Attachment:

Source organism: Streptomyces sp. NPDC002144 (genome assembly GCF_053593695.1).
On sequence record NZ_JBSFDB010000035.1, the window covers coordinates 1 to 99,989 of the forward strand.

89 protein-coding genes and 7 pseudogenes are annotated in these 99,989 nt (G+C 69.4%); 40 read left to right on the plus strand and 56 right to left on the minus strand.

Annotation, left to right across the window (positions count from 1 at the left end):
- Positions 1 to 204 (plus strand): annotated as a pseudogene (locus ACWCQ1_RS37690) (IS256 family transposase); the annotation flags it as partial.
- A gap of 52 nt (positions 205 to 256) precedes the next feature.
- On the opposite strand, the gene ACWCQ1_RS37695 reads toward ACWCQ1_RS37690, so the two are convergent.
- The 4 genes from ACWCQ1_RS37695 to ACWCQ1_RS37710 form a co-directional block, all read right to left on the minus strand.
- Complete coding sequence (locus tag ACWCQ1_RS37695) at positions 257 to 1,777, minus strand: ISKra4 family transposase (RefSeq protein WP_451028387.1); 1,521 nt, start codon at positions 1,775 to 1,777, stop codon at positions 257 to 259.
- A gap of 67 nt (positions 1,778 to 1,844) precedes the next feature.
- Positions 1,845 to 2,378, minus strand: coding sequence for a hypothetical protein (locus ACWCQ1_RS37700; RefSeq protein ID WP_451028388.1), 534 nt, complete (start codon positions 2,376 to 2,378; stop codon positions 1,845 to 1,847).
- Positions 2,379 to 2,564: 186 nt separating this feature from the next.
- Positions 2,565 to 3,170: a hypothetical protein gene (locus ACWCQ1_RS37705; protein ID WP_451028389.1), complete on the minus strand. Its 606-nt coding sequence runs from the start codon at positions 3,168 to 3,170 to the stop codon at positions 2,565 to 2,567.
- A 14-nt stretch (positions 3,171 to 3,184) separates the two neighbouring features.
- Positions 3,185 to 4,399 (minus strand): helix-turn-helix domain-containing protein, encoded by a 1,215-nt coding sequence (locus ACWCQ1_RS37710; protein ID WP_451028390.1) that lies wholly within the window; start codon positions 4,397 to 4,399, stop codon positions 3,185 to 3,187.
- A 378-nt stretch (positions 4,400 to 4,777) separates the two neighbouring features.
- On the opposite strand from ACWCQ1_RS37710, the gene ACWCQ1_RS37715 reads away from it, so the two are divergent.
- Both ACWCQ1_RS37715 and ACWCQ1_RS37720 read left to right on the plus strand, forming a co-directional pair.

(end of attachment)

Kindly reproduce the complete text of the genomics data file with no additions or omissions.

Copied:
Source organism: Streptomyces sp. NPDC002144 (genome assembly GCF_053593695.1).
On sequence record NZ_JBSFDB010000035.1, the window covers coordinates 1 to 99,989 of the forward strand.

89 protein-coding genes and 7 pseudogenes are annotated in these 99,989 nt (G+C 69.4%); 40 read left to right on the plus strand and 56 right to left on the minus strand.

Annotation, left to right across the window (positions count from 1 at the left end):
- Positions 1 to 204 (plus strand): annotated as a pseudogene (locus ACWCQ1_RS37690) (IS256 family transposase); the annotation flags it as partial.
- A gap of 52 nt (positions 205 to 256) precedes the next feature.
- On the opposite strand, the gene ACWCQ1_RS37695 reads toward ACWCQ1_RS37690, so the two are convergent.
- The 4 genes from ACWCQ1_RS37695 to ACWCQ1_RS37710 form a co-directional block, all read right to left on the minus strand.
- Complete coding sequence (locus tag ACWCQ1_RS37695) at positions 257 to 1,777, minus strand: ISKra4 family transposase (RefSeq protein WP_451028387.1); 1,521 nt, start codon at positions 1,775 to 1,777, stop codon at positions 257 to 259.
- A gap of 67 nt (positions 1,778 to 1,844) precedes the next feature.
- Positions 1,845 to 2,378, minus strand: coding sequence for a hypothetical protein (locus ACWCQ1_RS37700; RefSeq protein ID WP_451028388.1), 534 nt, complete (start codon positions 2,376 to 2,378; stop codon positions 1,845 to 1,847).
- Positions 2,379 to 2,564: 186 nt separating this feature from the next.
- Positions 2,565 to 3,170: a hypothetical protein gene (locus ACWCQ1_RS37705; protein ID WP_451028389.1), complete on the minus strand. Its 606-nt coding sequence runs from the start codon at positions 3,168 to 3,170 to the stop codon at positions 2,565 to 2,567.
- A 14-nt stretch (positions 3,171 to 3,184) separates the two neighbouring features.
- Positions 3,185 to 4,399 (minus strand): helix-turn-helix domain-containing protein, encoded by a 1,215-nt coding sequence (locus ACWCQ1_RS37710; protein ID WP_451028390.1) that lies wholly within the window; start codon positions 4,397 to 4,399, stop codon positions 3,185 to 3,187.
- A 378-nt stretch (positions 4,400 to 4,777) separates the two neighbouring features.
- On the opposite strand from ACWCQ1_RS37710, the gene ACWCQ1_RS37715 reads away from it, so the two are divergent.
- Both ACWCQ1_RS37715 and ACWCQ1_RS37720 read left to right on the plus strand, forming a co-directional pair.